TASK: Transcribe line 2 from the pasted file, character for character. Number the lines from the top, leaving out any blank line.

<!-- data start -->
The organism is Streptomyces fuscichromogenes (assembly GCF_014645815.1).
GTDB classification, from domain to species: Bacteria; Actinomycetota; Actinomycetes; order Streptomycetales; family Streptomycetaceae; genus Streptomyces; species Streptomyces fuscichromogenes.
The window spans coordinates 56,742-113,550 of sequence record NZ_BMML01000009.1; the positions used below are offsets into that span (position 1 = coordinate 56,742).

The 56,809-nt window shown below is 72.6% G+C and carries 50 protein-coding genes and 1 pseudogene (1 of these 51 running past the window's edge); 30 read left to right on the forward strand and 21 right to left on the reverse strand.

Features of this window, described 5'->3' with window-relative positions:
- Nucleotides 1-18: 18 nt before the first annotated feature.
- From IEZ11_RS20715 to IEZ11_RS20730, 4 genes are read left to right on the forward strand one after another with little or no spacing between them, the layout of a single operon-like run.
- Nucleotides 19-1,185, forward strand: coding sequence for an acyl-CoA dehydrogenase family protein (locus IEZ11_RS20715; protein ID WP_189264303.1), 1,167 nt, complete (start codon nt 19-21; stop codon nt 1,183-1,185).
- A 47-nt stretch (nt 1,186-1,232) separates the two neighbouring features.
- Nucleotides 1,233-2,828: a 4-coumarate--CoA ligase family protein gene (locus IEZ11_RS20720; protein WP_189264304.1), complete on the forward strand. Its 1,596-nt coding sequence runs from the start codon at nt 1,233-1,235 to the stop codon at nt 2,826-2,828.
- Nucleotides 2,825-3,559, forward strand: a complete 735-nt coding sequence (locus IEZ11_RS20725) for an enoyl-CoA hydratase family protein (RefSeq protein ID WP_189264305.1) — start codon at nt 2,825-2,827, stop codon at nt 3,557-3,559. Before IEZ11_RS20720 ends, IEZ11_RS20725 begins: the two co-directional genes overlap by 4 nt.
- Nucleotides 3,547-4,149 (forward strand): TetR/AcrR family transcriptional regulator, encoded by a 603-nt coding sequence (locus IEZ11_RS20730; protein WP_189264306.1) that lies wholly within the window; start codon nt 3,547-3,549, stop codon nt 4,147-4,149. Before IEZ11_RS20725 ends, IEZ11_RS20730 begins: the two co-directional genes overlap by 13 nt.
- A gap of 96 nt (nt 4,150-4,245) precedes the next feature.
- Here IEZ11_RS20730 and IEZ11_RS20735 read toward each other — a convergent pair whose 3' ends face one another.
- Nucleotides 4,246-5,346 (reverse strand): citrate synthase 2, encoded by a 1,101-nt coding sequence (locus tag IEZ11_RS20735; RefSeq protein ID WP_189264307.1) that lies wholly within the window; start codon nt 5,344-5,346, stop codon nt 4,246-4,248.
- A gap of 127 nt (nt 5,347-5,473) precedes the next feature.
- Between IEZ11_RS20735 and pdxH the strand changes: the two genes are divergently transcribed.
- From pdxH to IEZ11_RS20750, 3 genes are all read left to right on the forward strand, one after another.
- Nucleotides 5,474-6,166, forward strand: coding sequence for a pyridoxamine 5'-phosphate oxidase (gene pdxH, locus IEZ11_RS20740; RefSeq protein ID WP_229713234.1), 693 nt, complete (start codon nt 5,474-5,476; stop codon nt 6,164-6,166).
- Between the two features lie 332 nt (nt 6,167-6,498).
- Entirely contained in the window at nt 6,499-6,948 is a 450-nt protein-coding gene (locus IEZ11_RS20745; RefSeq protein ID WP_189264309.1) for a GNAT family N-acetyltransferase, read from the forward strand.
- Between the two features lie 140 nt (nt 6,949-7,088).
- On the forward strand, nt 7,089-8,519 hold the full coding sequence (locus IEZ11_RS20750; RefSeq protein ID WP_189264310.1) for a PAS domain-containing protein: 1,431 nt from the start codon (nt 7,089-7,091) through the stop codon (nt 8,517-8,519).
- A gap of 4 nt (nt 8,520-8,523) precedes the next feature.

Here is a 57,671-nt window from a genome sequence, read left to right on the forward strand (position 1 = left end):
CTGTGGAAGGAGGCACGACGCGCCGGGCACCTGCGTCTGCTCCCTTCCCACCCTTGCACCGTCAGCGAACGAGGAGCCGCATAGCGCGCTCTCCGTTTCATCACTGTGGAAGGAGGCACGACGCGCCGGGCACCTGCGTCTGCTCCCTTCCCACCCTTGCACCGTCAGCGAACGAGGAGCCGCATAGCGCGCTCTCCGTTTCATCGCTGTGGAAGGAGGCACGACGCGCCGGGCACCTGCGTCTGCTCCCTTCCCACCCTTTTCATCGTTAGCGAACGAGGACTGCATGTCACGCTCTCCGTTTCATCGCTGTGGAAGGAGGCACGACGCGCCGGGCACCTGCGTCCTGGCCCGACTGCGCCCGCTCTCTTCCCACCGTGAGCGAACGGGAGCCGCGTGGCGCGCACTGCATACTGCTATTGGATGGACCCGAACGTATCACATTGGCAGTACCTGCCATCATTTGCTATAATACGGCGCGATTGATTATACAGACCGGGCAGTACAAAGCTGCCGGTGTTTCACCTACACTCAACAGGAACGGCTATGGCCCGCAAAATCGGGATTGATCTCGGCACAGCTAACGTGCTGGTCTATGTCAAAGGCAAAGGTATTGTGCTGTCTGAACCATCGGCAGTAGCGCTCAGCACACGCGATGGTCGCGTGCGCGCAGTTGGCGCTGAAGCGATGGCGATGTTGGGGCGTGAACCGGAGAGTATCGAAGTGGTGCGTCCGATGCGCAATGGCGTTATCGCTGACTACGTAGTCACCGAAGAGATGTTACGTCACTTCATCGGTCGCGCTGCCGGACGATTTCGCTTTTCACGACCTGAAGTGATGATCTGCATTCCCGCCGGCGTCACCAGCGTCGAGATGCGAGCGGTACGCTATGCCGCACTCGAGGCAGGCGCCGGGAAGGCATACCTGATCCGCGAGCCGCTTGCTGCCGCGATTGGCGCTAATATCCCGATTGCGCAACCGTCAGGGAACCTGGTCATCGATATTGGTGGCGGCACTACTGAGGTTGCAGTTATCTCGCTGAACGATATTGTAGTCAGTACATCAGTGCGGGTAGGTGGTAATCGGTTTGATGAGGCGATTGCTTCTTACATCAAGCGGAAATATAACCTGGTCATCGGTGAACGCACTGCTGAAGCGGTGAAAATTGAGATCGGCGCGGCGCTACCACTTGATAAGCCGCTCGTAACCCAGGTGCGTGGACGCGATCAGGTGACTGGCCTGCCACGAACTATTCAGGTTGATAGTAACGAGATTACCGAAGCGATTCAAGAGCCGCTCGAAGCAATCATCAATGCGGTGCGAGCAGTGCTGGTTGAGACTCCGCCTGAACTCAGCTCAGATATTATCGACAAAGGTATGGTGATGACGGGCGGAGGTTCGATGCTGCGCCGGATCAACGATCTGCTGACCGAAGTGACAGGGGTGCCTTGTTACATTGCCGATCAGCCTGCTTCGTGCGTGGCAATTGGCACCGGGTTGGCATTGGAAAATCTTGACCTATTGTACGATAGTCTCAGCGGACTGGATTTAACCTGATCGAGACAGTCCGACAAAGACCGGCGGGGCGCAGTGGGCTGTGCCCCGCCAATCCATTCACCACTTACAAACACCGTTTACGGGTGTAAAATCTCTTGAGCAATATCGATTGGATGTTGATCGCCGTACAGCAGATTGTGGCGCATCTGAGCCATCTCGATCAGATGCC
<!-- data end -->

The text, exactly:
GTDB classification, from domain to species: Bacteria; Actinomycetota; Actinomycetes; order Streptomycetales; family Streptomycetaceae; genus Streptomyces; species Streptomyces fuscichromogenes.